Welcome to Known Unknowns—a newsletter about the macroeconomy, risk, and the price we pay to pretend that they don’t exist.
Resiliency vs. efficiency
Any economic shock is followed by a period of reckoning. We tend not to realize the risks that we face until they totally take us out. Then, we rethink how our economy functions and which institutions we need. The Great Depression led to the New Deal because it became clear that an industrialized and more urban economy required some form of a welfare state.
I expect some big institutional changes to be coming our way soon. One favorite debate, at least according to the editorial page of the Financial Times, is the trade-off between efficiency and resilience. Buying all your goods from China, including PPE, may be efficient—but if you have a global pandemic, then it means that you’re not so resilient. Or, if you live in Texas, cheap energy is great when you blast your air-conditioning every August when it’s 110 degrees outside, but if there’s a crazy cold snap and your power gets shut off, you see that your system is actually not that resilient at all.
We already see the Biden administration taking on resiliency, as he is trying to revive domestic manufacturing. And we can expect some soul searching in Texas as well. But I’m not convinced that we’ll get the big overhaul, because the problem with resiliency is that it can be extremely expensive, and once we forget about the shock, we don’t want to pay for it anymore. It’s expensive if you define resiliency as the ability to seamlessly handle a once-in-a-lifetime tail risk that you never saw coming. People like cheap power and goods, and those things help the economy grow.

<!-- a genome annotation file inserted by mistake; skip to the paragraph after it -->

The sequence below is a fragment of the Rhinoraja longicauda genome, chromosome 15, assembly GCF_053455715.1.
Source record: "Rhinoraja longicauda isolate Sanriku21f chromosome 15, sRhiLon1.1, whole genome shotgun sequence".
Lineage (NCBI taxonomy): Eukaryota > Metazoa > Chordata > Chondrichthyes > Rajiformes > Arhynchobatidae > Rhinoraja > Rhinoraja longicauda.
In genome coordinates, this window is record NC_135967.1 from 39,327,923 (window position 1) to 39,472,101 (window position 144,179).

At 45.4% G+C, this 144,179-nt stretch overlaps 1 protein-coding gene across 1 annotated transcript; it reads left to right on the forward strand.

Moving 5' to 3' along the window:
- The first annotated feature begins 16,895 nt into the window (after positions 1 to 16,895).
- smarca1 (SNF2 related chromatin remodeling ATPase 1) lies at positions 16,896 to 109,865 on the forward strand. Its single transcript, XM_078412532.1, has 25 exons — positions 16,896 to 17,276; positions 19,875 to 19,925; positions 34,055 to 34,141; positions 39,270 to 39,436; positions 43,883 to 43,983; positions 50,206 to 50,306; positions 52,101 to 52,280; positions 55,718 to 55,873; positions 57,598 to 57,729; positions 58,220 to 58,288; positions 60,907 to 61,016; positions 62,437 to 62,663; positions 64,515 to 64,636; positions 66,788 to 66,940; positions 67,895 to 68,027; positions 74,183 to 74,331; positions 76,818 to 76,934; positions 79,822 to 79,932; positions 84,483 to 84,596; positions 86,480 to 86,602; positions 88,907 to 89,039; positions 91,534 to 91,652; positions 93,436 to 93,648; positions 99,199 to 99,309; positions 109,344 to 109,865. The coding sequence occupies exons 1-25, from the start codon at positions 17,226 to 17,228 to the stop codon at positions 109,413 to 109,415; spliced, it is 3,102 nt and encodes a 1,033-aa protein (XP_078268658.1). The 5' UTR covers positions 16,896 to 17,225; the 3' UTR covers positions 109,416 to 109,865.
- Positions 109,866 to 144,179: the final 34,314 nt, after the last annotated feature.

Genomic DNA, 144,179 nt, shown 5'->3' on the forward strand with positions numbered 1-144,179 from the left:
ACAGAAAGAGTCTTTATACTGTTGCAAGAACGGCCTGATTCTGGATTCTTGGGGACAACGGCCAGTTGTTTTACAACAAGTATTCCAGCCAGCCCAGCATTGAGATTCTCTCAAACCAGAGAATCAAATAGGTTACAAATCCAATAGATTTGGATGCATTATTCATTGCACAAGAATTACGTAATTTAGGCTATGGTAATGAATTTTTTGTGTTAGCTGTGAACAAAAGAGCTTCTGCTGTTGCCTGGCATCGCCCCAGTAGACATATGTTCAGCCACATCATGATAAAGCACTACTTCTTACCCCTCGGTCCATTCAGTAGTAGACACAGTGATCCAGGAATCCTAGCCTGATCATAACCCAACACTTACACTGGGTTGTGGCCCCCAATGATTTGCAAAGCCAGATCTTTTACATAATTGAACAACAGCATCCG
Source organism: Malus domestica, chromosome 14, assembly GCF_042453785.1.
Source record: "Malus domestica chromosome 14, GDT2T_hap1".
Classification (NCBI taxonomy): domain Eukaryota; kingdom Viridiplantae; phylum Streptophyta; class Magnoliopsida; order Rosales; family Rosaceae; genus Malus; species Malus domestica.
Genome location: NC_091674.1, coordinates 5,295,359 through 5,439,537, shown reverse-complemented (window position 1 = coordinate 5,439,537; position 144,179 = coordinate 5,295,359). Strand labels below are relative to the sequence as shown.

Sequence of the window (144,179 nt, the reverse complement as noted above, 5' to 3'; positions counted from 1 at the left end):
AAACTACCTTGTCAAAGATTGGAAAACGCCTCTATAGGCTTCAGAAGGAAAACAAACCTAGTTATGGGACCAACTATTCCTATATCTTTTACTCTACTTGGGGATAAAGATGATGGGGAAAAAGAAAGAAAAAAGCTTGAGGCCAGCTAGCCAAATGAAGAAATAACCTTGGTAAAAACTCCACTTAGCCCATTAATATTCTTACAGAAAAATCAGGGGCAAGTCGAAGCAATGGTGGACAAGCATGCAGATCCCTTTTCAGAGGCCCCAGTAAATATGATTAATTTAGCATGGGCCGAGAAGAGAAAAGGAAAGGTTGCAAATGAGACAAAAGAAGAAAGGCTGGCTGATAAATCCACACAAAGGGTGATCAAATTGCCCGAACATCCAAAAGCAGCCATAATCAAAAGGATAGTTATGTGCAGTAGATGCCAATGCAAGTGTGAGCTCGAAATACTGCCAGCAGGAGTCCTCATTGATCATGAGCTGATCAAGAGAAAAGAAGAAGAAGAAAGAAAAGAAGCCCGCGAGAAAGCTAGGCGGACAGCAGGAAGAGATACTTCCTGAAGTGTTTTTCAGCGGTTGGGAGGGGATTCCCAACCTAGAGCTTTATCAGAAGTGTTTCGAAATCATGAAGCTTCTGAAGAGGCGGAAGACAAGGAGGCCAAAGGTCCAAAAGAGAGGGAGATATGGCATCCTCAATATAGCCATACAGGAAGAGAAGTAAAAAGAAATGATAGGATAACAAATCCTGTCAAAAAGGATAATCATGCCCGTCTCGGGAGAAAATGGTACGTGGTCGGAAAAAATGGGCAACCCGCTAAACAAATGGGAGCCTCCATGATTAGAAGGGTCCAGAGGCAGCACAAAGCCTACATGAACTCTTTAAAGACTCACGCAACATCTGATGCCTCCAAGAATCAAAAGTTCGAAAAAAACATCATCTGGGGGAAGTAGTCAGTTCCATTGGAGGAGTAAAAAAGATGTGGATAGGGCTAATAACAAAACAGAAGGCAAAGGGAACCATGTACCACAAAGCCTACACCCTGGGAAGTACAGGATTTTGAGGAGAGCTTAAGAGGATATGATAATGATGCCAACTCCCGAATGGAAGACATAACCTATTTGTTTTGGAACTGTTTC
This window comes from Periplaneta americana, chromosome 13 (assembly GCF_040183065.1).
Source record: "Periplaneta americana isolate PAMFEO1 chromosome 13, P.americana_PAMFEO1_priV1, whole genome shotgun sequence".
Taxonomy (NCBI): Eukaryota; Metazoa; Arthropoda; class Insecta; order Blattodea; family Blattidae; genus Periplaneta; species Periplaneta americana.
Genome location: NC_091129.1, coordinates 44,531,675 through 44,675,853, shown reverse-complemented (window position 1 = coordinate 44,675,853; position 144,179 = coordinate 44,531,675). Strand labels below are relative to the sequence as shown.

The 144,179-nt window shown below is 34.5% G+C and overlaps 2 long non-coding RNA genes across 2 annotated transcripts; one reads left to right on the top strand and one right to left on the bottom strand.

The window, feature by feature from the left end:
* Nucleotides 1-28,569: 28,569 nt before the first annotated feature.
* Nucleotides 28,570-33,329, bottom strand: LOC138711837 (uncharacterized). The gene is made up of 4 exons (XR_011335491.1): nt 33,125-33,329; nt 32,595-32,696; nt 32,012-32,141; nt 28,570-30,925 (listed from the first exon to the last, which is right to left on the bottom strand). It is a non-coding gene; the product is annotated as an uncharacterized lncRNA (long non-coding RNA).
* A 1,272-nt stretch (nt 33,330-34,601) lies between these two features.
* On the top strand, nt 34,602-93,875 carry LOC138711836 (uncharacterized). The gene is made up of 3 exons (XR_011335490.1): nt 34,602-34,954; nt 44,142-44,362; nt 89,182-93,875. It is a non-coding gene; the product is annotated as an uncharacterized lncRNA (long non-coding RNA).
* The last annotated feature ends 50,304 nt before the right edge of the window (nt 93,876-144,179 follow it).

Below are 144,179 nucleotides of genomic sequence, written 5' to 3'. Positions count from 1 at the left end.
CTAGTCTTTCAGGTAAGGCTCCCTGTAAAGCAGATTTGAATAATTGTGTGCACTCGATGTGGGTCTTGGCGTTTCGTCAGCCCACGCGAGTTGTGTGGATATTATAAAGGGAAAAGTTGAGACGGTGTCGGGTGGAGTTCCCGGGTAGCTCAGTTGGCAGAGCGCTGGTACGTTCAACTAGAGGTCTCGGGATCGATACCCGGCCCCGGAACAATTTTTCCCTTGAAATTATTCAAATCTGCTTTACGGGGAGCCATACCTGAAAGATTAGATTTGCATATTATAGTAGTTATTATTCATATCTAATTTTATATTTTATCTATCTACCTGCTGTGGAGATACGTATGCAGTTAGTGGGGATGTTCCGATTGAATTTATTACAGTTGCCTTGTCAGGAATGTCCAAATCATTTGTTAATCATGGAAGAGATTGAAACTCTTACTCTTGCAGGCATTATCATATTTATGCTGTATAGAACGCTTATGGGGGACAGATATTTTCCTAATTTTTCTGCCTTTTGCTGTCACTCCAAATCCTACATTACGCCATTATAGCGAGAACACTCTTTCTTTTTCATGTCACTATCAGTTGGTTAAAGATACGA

There are trade-offs, of course, and you want to be resilient to many potential setbacks. But preparing for everything, even the improbable things that we almost can’t even imagine, will mean significantly lower growth and hurting the most vulnerable (who benefit more from cheap goods and power) the hardest. I am not sure it is worth it.
When everyone thought I was a hopeless math student, I took my high school’s “stocks for jocks” class, where students learned what the stock market was and about things like compound interest. It was not a hard class, but in retrospect, it was good for me to have taken it, because it motivated me to pursue economics (so I eventually did learn a lot of math). One of the assigned texts was Peter Lynch’s One Up on Wall Street, which today seems crazy to me. Why did they teach high school students that good investing entails picking a few good stocks based on a trip to the mall? What’s even crazier is that most Americans still seem to think of investing this way.
When the market goes up, it’s easy to forget what investing is really about. The purpose of investing is moving money over time—and growing it, too. And that involves not only high returns, but also managing risk. The risk/reward trade-off is the central tension in finance, and there is no free lunch.
The exception, however, is when it comes to diversification. If you’re well-diversified, you get a higher expected return and less risk. This is why we should all own index funds and stay away from individual stocks (unless you view it as a hobby, and are thus prepared to lose money).
I think it’s great that so many people discovered the stock market this year. I have many friends who’ve never invested before who now feel empowered and thrilled that they made money. And I feel very strongly that more Americans should own stock. But we need to educate people on some investment basics first, and rather than obsesses about hedge funds and making day trading fair for all, why don’t we expand access to index funds and teach a little investing literacy? Investing is risky, and if you aren’t thinking about risk, you’re vulnerable.